Idaho Technology’s solution is the single-sample FilmArray. Its first commercialized product, Respiratory Panel, has been approved by the FDA to test for viral pathogens from a nasal pharyngeal swab. The system is reportedly simple: all the reagents for sample processing and amplification are contained in a single-use, disposable “pouch”.
The first step is to hydrate the freeze-dried reagents in the pouch by injection of buffer under vacuum. The patient sample is then washed off the swab and resuspended in lysis buffer. Approximately 250 µL of that sample is then loaded at the other end of the pouch under vacuum.
The barcoded FilmArray pouch is processed by placing it into the FilmArray benchtop instrument. Any microbial material in the sample is then subjected to a bead-beating mechanical lysis using ceramic beads that can effectively bust open spores or other difficult to lyse pathogens. Nucleic acids are scavenged from the lysis mix by magnetic beads for subsequent processing.
“Respiratory pathogens, in particular viruses, are notoriously difficult to culture,” said Stephanie Thatcher, director of systems integration. “Given the effectiveness of the sample-prep step and sensitivity of the rtPCR and detection PCR reactions in the FilmArray, a culture step is not necessary. We are able to process the material routinely collected in the hospital when patients come in with a respiratory infection. Processed in the hospital lab, the pathogens are identified in less than 60 minutes so that the proper course of therapy can be initiated.”
The FilmArray system is easy to use, explained Thatcher. First, the FilmArray extracts and purifies all nucleic acids from the sample. Next, the FilmArray performs a nested multiplex PCR in a single large volume multiplexed reaction. Then individual singleplex second-stage PCR reactions detect the product from the first-stage PCR in each chamber of the array.
Using endpoint melting curve analysis with double-stranded binding dyes, which pathogens are present in the patient sample can be determined. The system is optimized for low-level detection of pathogens from clinical samples. A control organism is provided in the sample buffer, which serves to provide confidence that the sample signal, whether positive or negative, is valid.
ZyGEM has taken a different approach to nucleic acid sample prep. Rather than using solid-phase extraction (SPE), ZyGEM offers an enzyme-based technology to strip the sample down to nucleic acid. While the technology is amenable to use on liquid handlers in the research lab, James Landers, Ph.D., was brought into ZyGEM as CSO to adapt the technology to microfluidics.
As professor of chemistry and mechanical engineering and assistant professor of pathology at the University of Virgina, Dr. Landers has abandoned SPE for ZyGEM’s enzymatic approach because of its simplicity and elegance, he said. With the adoption of microfluidics, the extraction process has been shrunk to sub-microliter volumes, which saves on enzyme and other reagent costs. In addition, the reaction kinetics are sped up; the entire process has been reduced to 35 minutes.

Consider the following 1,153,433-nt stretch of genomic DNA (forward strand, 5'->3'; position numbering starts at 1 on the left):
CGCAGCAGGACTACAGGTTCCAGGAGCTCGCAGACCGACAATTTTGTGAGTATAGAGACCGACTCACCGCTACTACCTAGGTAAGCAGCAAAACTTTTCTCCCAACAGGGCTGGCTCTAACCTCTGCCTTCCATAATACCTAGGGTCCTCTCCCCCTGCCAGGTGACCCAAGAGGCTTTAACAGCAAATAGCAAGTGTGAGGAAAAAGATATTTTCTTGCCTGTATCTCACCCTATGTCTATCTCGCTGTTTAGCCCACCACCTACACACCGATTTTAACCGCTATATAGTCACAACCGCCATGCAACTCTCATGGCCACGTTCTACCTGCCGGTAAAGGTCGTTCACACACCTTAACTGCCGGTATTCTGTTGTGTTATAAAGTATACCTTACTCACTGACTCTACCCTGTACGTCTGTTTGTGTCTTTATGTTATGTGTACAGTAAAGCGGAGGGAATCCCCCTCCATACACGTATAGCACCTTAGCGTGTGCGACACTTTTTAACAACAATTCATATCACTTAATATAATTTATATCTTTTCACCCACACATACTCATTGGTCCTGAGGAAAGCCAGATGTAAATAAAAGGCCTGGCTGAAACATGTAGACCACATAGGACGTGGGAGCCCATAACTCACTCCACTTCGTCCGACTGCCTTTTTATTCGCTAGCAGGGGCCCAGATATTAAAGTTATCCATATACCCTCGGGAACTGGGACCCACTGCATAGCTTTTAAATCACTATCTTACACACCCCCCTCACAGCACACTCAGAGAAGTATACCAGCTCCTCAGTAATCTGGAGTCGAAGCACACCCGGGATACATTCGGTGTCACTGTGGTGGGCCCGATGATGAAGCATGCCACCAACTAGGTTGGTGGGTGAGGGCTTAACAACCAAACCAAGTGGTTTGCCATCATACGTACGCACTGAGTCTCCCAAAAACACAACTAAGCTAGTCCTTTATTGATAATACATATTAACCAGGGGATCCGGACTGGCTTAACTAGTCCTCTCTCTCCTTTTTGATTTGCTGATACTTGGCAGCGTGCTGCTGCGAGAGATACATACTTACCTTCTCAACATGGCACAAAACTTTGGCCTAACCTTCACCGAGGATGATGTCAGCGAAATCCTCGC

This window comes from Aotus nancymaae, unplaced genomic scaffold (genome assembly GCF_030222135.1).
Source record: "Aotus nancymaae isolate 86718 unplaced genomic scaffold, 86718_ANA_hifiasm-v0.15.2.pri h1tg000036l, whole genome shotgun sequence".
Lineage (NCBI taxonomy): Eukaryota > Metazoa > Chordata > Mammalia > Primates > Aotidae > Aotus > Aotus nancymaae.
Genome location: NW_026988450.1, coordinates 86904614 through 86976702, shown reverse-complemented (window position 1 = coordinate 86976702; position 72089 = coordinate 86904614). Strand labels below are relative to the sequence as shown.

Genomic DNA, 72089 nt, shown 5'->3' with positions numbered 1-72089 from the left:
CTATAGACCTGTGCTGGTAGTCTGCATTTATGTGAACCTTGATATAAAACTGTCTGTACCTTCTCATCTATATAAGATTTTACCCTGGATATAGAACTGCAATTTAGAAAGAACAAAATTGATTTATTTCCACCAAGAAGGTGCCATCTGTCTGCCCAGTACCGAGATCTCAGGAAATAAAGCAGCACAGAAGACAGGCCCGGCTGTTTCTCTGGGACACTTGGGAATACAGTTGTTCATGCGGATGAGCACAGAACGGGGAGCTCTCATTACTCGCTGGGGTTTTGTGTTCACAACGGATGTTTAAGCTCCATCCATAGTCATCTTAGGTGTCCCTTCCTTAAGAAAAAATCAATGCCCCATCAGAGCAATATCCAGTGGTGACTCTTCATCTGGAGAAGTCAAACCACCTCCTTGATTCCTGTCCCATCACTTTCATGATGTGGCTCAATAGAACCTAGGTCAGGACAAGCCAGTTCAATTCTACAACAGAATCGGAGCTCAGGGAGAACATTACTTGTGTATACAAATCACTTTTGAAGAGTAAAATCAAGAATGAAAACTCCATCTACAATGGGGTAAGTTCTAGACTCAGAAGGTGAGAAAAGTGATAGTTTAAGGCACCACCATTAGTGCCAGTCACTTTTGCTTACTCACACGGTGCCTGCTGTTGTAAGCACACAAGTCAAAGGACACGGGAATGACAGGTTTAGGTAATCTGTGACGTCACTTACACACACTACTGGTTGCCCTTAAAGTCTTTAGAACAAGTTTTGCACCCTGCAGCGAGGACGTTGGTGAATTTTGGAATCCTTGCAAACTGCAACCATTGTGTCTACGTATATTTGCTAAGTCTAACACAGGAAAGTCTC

The reaction is controlled by temperature. The EA1 proteinase, a highly active metallo-endo-proteinase isolated from a thermophile in a volcanic vent, is inactive at room temperature. Peak activity occurs at 75°C where the enzyme works as a protease. Raising the reaction temperature to 94°C irreversibly kills enzyme activity.
Regarding the macro-to-micro interface, ZyGEM deals with real world samples; a buccal swab or blood droplet is collected in 100 µL volume. Of that starting material, only 1 µL is needed for downstream processing; the rest of the material can be stored for reanalysis, if necessary. Front-end concentration of the sample has not been determined to be necessary. From a buccal swab, ZyGEM routinely liberates purified DNA in the range of 6–12 ng/µL, which is in excess of the 4 ng/µL that is needed for PCR, Dr. Landers explained.
The ZyGEM approach has a narrow scope; the sample-prep method provides material that is “PCR-ready”, but is not limited to microfluidic devices. Kits are also available for use in microtiter plates on liquid handlers, where the enzyme approach is reportedly a dramatic improvement over SPE protocols as the number of sample-handling steps is reduced, avoiding loss of sample from transfer steps.
“It is important to remember that the ZyGEM process doesn’t help with finding a needle in a haystack. DNA that is liberated from the reaction comes from all sources in that sample. You must depend on the use of proper PCR primers to amplify up rare sequences in the mix or resort to SPE-based selection of target from the mix,” explained Dr. Landers.
“But with its simplicity and elegance, PoC applications are not far off. For example, where the challenge is to differentiate between viral and bacterial Encephalitis meningitis when the patient presents with similar symptoms, given the rapid kinetics of the sample prep of Cerebral Spinal Fluid, and subsequent PCR, you could determine the right course of treatment within the first two hours of hospitalization,” Dr. Landers claimed.